Overline: Hydrogen
Headline: Success of German Hydrogen Strategy Depends on Production Capacities in Partner Countries

Germany aims to become a global leader in hydrogen technologies. In contrast to other countries, its hydrogen strategy places a strong focus on promoting “green hydrogen” based on renewable energies, supported by cooperation with partners in distant regions. While this approach is likely to constrain progress at first, it may be the only way for Germany to achieve its climate targets in the longer run, RIFS researchers argue in a study published in Energy Strategy Reviews. At the same time, this means that the success of Germany’s hydrogen strategy depends on the development of production capacities in partner countries. 

Germany's engagement with partner countries for the promotion of green hydrogen
Germany's engagement with partner countries for the promotion of green hydrogen. RIFS / Quitzow, Nunez, Marian

“Germany must import green hydrogen due its low levels of renewable energy potential. Following the launch of the National Hydrogen Strategy in 2020, hydrogen has been integrated into many existing partnerships and new partnerships have been formed with a strong focus on hydrogen cooperation. The international reach of the German strategy, which engages with more than fifty non-EU countries, is quite unique," says lead author Rainer Quitzow (RIFS). Rather than merely seeking to build a domestic hydrogen economy with regional supply relationships, Germany’s strategy aims to create a global hydrogen market.
Other countries with low potential for renewable energies have taken a different tack: Japan and South Korea, for example, have devised strategies that are more regional in their outlook, focusing on bilateral relationships in the Asia-Pacific and the Middle East, and which embrace all types of hydrogen production. According to the researchers, this may enable these countries to get a head start in the application of hydrogen technologies and achieve their domestic climate targets sooner. However, rather than reducing emissions, this approach will merely shift GHG emissions to regions where hydrogen is produced from natural gas or even coal. Depending on the specific end-use, this could even translate into a net increase in emissions. 

Now is the time to establish viable hydrogen supply chains

The researchers emphasize that Germany's international ambitions extend far beyond the establishment of bilateral supply relationships. Indeed, Germany is playing an important role in the development of international hydrogen supply chains. “Policy plays a central role during the early stages of development of new green industries. The German government's H2 Global instrument aims to foster the development of international hydrogen supply chains – from production through to delivery to a northern European port, such as Rotterdam or Hamburg. The scheme uses an innovative double auction mechanism in which both producers and buyers participate as bidders," explains co-author Adela Marian. Unlike Japan, for example, the German government is clearly committed to a competitive approach.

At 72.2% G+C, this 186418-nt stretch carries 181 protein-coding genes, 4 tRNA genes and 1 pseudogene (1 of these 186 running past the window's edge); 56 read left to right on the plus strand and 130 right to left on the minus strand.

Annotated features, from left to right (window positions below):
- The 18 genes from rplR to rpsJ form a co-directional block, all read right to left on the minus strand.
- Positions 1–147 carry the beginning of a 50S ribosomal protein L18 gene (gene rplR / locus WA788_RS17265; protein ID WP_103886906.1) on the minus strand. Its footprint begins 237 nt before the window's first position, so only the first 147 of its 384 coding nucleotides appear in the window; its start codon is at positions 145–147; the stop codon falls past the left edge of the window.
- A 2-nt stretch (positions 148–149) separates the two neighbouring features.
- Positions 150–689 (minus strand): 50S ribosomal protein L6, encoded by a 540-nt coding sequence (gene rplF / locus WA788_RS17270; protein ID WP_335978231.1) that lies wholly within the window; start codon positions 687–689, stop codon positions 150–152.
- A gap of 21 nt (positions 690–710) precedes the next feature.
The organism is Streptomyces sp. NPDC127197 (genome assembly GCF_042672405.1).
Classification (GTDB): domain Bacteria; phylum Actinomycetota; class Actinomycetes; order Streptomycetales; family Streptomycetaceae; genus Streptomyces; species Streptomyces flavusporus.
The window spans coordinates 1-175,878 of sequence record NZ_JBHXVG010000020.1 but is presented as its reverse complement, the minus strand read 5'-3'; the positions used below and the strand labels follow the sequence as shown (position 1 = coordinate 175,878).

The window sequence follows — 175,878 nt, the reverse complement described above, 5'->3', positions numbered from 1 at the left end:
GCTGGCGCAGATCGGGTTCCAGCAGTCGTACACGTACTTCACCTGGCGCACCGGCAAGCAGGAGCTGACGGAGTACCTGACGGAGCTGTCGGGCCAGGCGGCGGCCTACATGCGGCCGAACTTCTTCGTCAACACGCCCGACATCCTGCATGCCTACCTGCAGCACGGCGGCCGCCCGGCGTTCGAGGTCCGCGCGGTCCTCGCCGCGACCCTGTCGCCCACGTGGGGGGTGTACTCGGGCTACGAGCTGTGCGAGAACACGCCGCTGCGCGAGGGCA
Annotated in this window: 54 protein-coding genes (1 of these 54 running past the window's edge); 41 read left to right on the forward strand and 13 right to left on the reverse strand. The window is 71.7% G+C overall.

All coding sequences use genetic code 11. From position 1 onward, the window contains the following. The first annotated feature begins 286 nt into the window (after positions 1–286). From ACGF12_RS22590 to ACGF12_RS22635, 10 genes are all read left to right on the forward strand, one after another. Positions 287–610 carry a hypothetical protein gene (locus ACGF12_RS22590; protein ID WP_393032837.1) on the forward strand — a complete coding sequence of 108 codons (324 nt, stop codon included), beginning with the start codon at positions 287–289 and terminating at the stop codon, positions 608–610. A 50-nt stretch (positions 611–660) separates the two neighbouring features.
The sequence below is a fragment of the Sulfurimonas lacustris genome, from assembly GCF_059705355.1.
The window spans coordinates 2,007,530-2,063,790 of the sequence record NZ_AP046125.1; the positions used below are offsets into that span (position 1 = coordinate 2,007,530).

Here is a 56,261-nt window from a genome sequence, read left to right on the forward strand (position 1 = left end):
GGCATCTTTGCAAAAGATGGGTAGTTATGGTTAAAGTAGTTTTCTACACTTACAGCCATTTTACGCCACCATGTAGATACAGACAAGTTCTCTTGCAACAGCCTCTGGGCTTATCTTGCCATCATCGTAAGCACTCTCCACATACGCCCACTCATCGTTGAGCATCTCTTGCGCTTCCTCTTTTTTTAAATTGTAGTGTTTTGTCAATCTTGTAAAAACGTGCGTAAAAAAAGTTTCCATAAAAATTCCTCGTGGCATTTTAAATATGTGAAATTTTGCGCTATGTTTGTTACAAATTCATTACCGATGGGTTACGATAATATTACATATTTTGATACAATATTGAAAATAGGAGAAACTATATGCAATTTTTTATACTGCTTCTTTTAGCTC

Germany also plays a leading role in capacity- and competence-building in developing and emerging countries. This includes activities in the field of energy-related development cooperation, for example in Namibia, India, Morocco, Brazil and South Africa. In West Africa, the German government is supporting capacity and skill development by funding a Master's Graduate Programme on green hydrogen technologies at several universities. 

More ambition needed in cooperation with other hydrogen frontrunners 

One shortfall in the German hydrogen strategy identified by the authors is that far less weight is attached to sustainability-related issues in dialogues with other hydrogen frontrunner countries and multilateral bodies than is the case in cooperation with developing and emerging nations. “Cooperation with other frontrunner countries in developing sustainability standards would provide an entry-point for promoting Germany's priorities in international markets”, explains co-author Almudena Nunez. However, the revised strategy seems to indicate that the government has recognized this deficit and may increase its efforts to promote international standards.

This is particularly important in the area of so-called “blue hydrogen”, which is produced using fossil fuels in combination with CCS (the capture and storage of CO2 emissions). Germany is cooperating closely with Norway in this area. According to the researchers, blue hydrogen could be utilized during a transitional phase - but only if methane emissions during natural gas extraction and transportation and later CO2 emissions during storage can be strictly managed. Ambitious international standards and a high degree of transparency will be necessary to achieve this. A question mark also hangs over the issue of whether blue hydrogen will actually be available soon enough to play a meaningful role in the relatively short transition phase.  

Rainer Quitzow, Almudena Nunez, Adela Marian, Positioning Germany in an international hydrogen economy: A policy review, Energy Strategy Reviews, Volume 53, 2024, 101361, ISSN 2211-467X, https://doi.org/10.1016/j.esr.2024.101361